Why Startups Fail & How to Avoid it

Magic Sauce

The research tells us that pre-Covid, 90% of startups fail (that includes all startups). 

There's a nice, confidence raising figure for you eh.

20% in Year 1, 30% in Year 2 and the rest in years 3-5 (if you can't do the maths on the last bit then you should definitely get a CFO as your first co-founder).

What those stats don't tell us is 'why'?


There's a myriad of reasons, but the most common are:-

Poor management

Cash Flow

Lack of Funding

Poor market/product fit

Founding team implosion

Covid (and an inability to pivot to the 'new normal')

Some of that stuff is surmountable, some of it not. 

Fintech for instance has had a huge focus in the post-Covid world, so I could just tell you to go build a fintech platform because investors are desperate for deal flow in that area. You may get money but still fall foul of all of the other reasons above, so let's tackle those in brief.

Poor Management

The stats tell us that a startup with more than one founder is more likely to gain funding and it's more likely to succeed. Accept your limitations and try and find a team to fit around you that make up for the skills you don't have or could improve upon your 'gifted amateur' skills. I know this because I've been a lone founder and it's (as the name would suggest), lonely. It also means that you don't have a ton of cash for experts to do the stuff you're rubbish at (at least at the start). It's taken me time but diarising stuff and to-do lists really help to motivate you do the stuff you hate doing. I still push stuff down the list, but I'm getting better at it. You also need to remember that as you build a team, you need those people to buy into your vision. If you're talking to prospective co-founders or employees, really dig into what they want now and in 3 years (don't necessarily give them your vision in any detail beforehand, you want to hear who they are).

Cash Flow

Getting a good cashflow template is a real boon. Sticking to it is another, but you have to own it, particularly with a high growth tech startup. Once you get that first £100k+ of funding, people are going to want to know what you're spending money on and that you're sticking to the plan for it. Test your assumptions by dropping your revenue by 1/3rd and 2/3rds to see what effect it has on your burn rate (your investors certainly will). Don't use hiring costs for people way before you'll need them, think lean.

Lack of Funding

Well, that's most startups in honesty. To give yourself the best chance possible, you either need to research the hell out of how to raise money and spend time building relationships with the kind of investors you want involved in your business. Otherwise, try and get onto an acceleration programme, into an accelerator, or onto programmes that can deliver the help you need. Only around 3% of startups end up actually attending an accelerator and not many more get invested in (something Magic Sauce is trying to change by making acceleration and investor visibility accessible to a larger audience).

Poor Market/Product Fit

It's something we try and address with our free canvas available on the Magic Sauce site. Some investors say they aren't swayed by market size (and it's right, that's not important on its' own). Your product has to be compelling and able to solve problems for its' audience. History is littered with startups that built something without first checking the size of the potential audience, whether a problem actually needed solving (that had a price ticket attached), or whether their product was usable by the target audience. Identify your audience, talk to your audience and keep them involved. Test and iterate. I have a motto that goes, "you can kick seven shades of shit out of an idea, but it's illegal to do it to a founder". Founders that can adapt their vision and product to meet the need of an audience succeed (with a ladle of resilience and ability to listen).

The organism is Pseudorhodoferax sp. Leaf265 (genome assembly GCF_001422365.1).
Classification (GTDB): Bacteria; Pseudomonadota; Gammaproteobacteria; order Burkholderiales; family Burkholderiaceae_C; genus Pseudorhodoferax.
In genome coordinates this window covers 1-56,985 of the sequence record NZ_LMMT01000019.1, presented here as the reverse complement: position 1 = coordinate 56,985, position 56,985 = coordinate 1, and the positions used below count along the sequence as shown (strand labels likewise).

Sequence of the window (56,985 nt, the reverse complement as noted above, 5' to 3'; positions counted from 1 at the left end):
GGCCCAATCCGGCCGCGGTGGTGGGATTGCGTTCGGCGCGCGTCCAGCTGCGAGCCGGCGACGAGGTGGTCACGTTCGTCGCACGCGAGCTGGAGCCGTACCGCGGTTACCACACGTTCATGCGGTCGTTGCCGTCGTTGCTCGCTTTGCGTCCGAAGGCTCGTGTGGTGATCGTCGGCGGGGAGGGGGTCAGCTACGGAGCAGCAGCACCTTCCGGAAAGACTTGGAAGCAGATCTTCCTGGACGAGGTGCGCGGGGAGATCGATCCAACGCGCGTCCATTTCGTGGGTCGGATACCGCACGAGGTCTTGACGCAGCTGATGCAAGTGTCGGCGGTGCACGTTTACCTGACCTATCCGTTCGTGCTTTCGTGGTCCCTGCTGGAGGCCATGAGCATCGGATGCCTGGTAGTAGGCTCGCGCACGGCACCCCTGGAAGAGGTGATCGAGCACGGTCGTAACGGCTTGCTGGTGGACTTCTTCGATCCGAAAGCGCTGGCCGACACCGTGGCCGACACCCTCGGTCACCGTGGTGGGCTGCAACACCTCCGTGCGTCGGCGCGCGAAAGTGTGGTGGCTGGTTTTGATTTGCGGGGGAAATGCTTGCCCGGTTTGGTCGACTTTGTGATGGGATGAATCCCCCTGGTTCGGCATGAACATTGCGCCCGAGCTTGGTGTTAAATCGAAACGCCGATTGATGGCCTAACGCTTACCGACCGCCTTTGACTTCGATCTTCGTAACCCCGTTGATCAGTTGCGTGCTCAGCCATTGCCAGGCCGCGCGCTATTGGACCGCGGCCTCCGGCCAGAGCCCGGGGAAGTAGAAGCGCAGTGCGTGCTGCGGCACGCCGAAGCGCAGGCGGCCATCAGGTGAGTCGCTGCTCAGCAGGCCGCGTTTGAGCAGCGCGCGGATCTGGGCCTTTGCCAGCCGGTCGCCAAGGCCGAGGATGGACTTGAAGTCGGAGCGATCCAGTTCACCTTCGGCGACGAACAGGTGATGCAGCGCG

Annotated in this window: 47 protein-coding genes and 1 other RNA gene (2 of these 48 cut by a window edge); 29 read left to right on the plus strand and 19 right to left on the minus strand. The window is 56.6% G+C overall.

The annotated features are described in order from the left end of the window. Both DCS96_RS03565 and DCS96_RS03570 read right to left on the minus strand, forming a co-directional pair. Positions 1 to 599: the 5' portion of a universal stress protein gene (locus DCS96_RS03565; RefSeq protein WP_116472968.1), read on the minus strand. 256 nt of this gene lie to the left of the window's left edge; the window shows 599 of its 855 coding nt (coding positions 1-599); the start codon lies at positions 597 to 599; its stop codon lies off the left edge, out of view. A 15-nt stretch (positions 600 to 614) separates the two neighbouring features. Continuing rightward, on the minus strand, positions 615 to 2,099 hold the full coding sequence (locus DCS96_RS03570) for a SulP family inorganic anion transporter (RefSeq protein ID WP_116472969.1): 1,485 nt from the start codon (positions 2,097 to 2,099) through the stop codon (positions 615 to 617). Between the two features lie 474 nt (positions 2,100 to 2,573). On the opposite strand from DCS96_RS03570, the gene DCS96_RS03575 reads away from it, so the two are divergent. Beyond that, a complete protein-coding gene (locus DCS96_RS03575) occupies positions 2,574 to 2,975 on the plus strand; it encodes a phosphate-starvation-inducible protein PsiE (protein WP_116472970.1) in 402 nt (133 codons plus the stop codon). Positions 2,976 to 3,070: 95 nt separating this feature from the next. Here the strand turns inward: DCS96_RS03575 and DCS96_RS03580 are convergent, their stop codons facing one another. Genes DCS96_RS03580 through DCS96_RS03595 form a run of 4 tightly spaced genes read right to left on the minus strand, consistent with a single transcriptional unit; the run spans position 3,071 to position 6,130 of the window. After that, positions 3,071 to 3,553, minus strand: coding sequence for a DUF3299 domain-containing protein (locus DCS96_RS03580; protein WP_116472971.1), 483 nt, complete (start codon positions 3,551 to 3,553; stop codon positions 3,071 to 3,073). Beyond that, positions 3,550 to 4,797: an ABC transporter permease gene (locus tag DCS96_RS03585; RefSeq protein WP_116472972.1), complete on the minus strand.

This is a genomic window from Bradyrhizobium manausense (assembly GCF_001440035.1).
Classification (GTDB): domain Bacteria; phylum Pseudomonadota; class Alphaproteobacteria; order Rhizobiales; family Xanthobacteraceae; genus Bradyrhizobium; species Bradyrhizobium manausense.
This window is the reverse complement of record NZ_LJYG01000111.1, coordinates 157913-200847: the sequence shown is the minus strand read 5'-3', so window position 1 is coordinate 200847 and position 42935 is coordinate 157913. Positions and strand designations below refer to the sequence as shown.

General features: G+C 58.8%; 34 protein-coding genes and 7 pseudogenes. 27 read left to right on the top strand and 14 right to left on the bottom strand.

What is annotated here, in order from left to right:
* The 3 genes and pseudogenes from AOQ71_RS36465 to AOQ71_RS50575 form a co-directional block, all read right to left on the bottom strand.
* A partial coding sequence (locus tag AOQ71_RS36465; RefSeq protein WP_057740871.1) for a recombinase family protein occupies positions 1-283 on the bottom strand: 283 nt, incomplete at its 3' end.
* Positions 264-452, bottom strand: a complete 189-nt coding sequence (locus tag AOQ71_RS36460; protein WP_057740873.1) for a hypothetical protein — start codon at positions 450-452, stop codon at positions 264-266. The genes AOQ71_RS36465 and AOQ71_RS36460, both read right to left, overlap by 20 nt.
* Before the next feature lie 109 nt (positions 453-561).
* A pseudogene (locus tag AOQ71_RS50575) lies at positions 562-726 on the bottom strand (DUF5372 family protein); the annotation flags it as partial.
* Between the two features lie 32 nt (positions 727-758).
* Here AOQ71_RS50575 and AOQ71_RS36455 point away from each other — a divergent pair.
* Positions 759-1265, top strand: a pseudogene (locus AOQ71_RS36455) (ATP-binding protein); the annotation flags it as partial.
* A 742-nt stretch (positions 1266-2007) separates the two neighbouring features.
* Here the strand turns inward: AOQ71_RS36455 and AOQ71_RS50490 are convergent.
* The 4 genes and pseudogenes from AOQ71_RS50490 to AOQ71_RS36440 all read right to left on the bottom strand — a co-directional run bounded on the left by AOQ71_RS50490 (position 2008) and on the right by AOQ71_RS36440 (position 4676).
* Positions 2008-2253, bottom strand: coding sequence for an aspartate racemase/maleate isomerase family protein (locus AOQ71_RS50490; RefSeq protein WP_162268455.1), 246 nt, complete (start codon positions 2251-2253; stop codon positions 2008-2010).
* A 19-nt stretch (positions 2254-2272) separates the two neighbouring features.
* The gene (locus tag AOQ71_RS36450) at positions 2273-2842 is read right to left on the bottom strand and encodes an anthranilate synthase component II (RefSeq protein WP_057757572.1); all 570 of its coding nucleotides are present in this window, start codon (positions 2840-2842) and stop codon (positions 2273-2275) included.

Founding Team Implosion

Horrible to witness and some good startups have fallen by the wayside, usually because of dollar signs in someone's eyes. Protect the company, look to have solid "bad leaver" clauses in your Shareholders Agreement and robust Articles. Make sure that you're all clear on vision and who should get what from the outset. Foundrs.com has a great (and simple tool) to give you a ballpark of who should get what to get the conversation rolling.


Covid has shot many a tech startup down in the last year, while others have thrived (see health/med/pharma/fintech). It doesn't mean your idea isn't investible, but it means you may be a bit less "sexy" right now if it's not ready for market or already building traction/sales. Look at how you can pivot into different markets or adapt your platform. Investors like more than one revenue stream and potential audience (as do lenders) as it can provide an additional revenue stream and may bring forward the potential to step into a market you planned to hit in a few years. An example is one startup I helped last year. Their proptech business was focused on residential house checks. We had a chat and they pivoted into commercial property checks (properties were empty, they needed checking over).

That lot sounds simple, and it's deliberately broad and high level. Each startup is unique and has its own advantages and disadvantages. Experience and good advice for your own situation is the best remedy and proactive path.

Feel free to add opinions, evidence or questions of your own.

Kris Jones

CEO, Techvelocity/Magic Sauce, Advisor, Mentor and Speaker

If you want a chat in confidence then get in touch here

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